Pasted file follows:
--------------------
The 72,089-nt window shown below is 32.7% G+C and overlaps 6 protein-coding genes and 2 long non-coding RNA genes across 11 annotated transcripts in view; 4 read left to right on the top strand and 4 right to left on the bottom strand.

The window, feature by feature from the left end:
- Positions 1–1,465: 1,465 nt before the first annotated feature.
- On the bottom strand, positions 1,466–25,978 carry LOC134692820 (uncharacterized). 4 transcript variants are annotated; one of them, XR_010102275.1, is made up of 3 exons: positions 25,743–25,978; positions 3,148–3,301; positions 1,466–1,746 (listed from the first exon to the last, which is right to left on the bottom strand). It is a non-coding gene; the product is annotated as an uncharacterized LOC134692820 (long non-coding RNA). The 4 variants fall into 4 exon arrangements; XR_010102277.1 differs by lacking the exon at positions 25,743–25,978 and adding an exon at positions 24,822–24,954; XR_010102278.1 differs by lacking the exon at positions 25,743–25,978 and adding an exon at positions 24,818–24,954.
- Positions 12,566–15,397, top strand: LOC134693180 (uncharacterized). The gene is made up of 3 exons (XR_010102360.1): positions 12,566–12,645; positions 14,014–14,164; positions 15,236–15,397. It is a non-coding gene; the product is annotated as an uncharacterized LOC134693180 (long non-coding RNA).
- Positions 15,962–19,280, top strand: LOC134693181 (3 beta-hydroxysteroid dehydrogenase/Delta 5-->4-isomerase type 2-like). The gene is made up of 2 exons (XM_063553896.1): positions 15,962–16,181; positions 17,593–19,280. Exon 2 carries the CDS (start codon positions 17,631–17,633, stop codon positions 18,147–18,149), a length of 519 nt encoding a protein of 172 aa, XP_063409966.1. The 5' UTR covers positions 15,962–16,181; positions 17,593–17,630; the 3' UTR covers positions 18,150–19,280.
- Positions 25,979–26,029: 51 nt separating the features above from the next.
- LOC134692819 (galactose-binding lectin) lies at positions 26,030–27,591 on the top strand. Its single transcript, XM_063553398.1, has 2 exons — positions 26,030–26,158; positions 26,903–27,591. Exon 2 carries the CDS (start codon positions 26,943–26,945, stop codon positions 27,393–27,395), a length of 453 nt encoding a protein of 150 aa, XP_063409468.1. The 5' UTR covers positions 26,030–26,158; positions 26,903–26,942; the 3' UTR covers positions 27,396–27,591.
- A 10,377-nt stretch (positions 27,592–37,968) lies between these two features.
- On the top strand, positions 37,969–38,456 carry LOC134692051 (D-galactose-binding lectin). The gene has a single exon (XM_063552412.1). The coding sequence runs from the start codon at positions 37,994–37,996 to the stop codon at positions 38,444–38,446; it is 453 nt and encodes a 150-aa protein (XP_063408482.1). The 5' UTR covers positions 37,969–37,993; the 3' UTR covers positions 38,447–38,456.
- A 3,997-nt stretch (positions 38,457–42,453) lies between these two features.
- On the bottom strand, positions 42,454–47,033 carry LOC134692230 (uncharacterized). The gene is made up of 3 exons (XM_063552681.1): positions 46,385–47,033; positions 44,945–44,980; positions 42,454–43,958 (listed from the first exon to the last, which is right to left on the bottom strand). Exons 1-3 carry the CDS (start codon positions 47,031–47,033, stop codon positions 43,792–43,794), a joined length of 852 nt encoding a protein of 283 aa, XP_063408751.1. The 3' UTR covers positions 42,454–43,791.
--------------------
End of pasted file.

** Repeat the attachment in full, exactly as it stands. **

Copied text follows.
The 72,089-nt window shown below is 32.7% G+C and overlaps 6 protein-coding genes and 2 long non-coding RNA genes across 11 annotated transcripts in view; 4 read left to right on the top strand and 4 right to left on the bottom strand.

The window, feature by feature from the left end:
- Positions 1–1,465: 1,465 nt before the first annotated feature.
- On the bottom strand, positions 1,466–25,978 carry LOC134692820 (uncharacterized). 4 transcript variants are annotated; one of them, XR_010102275.1, is made up of 3 exons: positions 25,743–25,978; positions 3,148–3,301; positions 1,466–1,746 (listed from the first exon to the last, which is right to left on the bottom strand). It is a non-coding gene; the product is annotated as an uncharacterized LOC134692820 (long non-coding RNA). The 4 variants fall into 4 exon arrangements; XR_010102277.1 differs by lacking the exon at positions 25,743–25,978 and adding an exon at positions 24,822–24,954; XR_010102278.1 differs by lacking the exon at positions 25,743–25,978 and adding an exon at positions 24,818–24,954.
- Positions 12,566–15,397, top strand: LOC134693180 (uncharacterized). The gene is made up of 3 exons (XR_010102360.1): positions 12,566–12,645; positions 14,014–14,164; positions 15,236–15,397. It is a non-coding gene; the product is annotated as an uncharacterized LOC134693180 (long non-coding RNA).
- Positions 15,962–19,280, top strand: LOC134693181 (3 beta-hydroxysteroid dehydrogenase/Delta 5-->4-isomerase type 2-like). The gene is made up of 2 exons (XM_063553896.1): positions 15,962–16,181; positions 17,593–19,280. Exon 2 carries the CDS (start codon positions 17,631–17,633, stop codon positions 18,147–18,149), a length of 519 nt encoding a protein of 172 aa, XP_063409966.1. The 5' UTR covers positions 15,962–16,181; positions 17,593–17,630; the 3' UTR covers positions 18,150–19,280.
- Positions 25,979–26,029: 51 nt separating the features above from the next.
- LOC134692819 (galactose-binding lectin) lies at positions 26,030–27,591 on the top strand. Its single transcript, XM_063553398.1, has 2 exons — positions 26,030–26,158; positions 26,903–27,591. Exon 2 carries the CDS (start codon positions 26,943–26,945, stop codon positions 27,393–27,395), a length of 453 nt encoding a protein of 150 aa, XP_063409468.1. The 5' UTR covers positions 26,030–26,158; positions 26,903–26,942; the 3' UTR covers positions 27,396–27,591.
- A 10,377-nt stretch (positions 27,592–37,968) lies between these two features.
- On the top strand, positions 37,969–38,456 carry LOC134692051 (D-galactose-binding lectin). The gene has a single exon (XM_063552412.1). The coding sequence runs from the start codon at positions 37,994–37,996 to the stop codon at positions 38,444–38,446; it is 453 nt and encodes a 150-aa protein (XP_063408482.1). The 5' UTR covers positions 37,969–37,993; the 3' UTR covers positions 38,447–38,456.
- A 3,997-nt stretch (positions 38,457–42,453) lies between these two features.
- On the bottom strand, positions 42,454–47,033 carry LOC134692230 (uncharacterized). The gene is made up of 3 exons (XM_063552681.1): positions 46,385–47,033; positions 44,945–44,980; positions 42,454–43,958 (listed from the first exon to the last, which is right to left on the bottom strand). Exons 1-3 carry the CDS (start codon positions 47,031–47,033, stop codon positions 43,792–43,794), a joined length of 852 nt encoding a protein of 283 aa, XP_063408751.1. The 3' UTR covers positions 42,454–43,791.